Closing in on Mt. Shasta, signs of life and recovery returning to the roadside forest, we exit into the small town of Weed, CA. We stretch our legs, considering what it would be like to live in a town in which the entire eastern view is of a magnificent snow-capped mountain. Everywhere we stop we asked ourselves that question – ‘what would it be like to live here?’ Our thoughts tug at the option, just seriously enough to let the reality sink in. We do cite an advantage to living in Weed – we’d enjoy sending family and friends t-shirts – apparently the hottest item in every store in this little mountain town – that say: ‘I ❤ Weed.’

Leaving Weed behind, we continue north on U.S. 97. Not only does 97 angle northwest, directly toward our Coeur d’Alene, Idaho destination it wastes no time in charming us. Its freshly paved blacktop is mostly two lanes, with passing lanes at five-mile intervals, is more intimate, more like a friend visiting the countryside, less like an invasion, as the interstate often feels. Taking us first through the southern-most swoop of the Cascade Range, U.S. 97’s sweeping views of healthy whitebark pine and Alaskan-cedar subdue the recent pervasion of dead forests.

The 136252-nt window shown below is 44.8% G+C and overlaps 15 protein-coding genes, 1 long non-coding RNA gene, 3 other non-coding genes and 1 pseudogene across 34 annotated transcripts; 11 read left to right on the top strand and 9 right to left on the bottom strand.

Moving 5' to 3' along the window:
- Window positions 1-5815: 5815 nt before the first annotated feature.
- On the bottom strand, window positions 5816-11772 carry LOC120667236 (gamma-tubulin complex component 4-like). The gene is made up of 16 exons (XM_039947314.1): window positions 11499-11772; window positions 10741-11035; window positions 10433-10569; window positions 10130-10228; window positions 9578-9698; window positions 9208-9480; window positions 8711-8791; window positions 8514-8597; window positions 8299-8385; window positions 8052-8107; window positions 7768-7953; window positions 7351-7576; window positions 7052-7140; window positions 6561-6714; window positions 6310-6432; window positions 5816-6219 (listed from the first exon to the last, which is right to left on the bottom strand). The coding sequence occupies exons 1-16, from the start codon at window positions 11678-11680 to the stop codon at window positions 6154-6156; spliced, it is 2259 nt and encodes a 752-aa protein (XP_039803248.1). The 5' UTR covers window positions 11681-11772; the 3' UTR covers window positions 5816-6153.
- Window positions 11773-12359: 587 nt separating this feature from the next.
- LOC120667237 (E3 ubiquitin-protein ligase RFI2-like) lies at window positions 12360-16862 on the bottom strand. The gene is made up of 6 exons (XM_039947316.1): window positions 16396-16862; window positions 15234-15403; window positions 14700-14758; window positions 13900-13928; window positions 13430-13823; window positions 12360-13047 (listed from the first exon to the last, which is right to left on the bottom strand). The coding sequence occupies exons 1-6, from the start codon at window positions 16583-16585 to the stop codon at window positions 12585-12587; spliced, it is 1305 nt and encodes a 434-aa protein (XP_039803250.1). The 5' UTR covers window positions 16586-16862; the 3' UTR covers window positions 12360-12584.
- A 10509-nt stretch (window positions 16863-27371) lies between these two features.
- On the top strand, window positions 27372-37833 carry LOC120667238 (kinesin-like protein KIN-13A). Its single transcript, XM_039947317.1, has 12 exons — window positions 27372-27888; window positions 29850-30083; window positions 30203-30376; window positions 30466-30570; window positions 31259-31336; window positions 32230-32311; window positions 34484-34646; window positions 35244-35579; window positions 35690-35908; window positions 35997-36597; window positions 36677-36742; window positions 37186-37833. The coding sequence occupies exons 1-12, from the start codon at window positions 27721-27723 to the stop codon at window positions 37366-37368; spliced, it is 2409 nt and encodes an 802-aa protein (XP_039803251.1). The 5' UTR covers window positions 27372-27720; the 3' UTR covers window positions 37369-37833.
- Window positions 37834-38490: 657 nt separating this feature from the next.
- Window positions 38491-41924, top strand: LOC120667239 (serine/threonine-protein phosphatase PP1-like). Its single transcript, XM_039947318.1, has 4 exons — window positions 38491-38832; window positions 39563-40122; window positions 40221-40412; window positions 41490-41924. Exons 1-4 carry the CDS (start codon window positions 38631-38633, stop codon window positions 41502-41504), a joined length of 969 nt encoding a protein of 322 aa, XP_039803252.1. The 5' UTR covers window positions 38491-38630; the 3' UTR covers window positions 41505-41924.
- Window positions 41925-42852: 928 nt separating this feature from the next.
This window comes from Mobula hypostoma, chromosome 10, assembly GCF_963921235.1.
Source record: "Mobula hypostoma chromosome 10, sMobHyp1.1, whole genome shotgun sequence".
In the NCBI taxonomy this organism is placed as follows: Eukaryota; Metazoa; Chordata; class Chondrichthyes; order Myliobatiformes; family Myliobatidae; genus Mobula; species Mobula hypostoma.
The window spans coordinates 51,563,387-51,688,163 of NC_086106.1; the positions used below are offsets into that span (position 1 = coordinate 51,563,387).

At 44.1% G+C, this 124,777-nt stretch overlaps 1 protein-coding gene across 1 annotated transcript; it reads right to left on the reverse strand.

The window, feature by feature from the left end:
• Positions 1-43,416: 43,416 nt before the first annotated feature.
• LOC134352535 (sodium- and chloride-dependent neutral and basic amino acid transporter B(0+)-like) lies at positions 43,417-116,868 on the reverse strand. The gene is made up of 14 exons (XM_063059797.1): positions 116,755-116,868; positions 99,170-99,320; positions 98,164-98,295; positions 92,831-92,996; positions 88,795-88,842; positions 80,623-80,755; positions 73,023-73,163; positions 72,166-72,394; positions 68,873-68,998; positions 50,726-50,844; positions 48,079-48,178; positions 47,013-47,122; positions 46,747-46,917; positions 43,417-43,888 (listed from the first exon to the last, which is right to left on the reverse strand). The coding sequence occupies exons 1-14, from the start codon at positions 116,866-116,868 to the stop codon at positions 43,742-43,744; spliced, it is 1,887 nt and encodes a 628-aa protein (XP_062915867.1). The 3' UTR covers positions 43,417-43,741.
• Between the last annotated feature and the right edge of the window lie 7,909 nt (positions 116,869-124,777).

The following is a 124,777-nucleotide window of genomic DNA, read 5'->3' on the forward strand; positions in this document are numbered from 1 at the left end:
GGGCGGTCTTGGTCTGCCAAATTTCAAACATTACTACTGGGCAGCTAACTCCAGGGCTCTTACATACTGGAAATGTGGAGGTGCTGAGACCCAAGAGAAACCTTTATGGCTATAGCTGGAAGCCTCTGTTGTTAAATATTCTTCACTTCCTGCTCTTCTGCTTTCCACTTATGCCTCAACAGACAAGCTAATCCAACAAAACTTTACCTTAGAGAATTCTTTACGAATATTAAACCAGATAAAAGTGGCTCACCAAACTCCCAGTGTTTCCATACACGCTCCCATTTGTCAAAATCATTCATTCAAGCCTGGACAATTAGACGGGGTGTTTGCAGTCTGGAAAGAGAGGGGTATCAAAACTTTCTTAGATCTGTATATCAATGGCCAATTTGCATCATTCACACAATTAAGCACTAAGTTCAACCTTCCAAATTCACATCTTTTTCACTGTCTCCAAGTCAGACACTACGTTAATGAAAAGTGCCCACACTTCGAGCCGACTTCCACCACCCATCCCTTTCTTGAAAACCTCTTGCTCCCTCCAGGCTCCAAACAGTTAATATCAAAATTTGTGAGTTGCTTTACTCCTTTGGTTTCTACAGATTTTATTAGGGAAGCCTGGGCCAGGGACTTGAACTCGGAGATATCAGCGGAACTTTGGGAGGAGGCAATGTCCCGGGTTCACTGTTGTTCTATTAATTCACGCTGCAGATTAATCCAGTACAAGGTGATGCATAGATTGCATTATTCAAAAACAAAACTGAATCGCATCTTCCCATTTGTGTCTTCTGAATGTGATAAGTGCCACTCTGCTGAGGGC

Just over the CA/OR border, Klamath Falls is our first planned overnight stop. Built around Upper Klamath Lake, its welcome sign noting 20,840 inhabitants boasts, ‘Oregon’s City of Sunshine.’ So, we’re hopeful. Instead we find it to be a silly, petty little city. Two big signs in the lobby of the Shilo Hotel, where we’d planned to stay, warn ‘No Smoking, No Vaping, No Pot – Anywhere on this Property!’ Not that either of us is jonseing for a smoke, but it seems overly authoritarian, so we push on. After dismissing a Best Western that wants $260 for a one-night stay, we drive through weirdly overlaid grids of commercial, industrial and residential neighborhoods that make up the heart of Klamath Falls and seem to make no sense. It doesn’t take us long to declare, “We’re out of here!”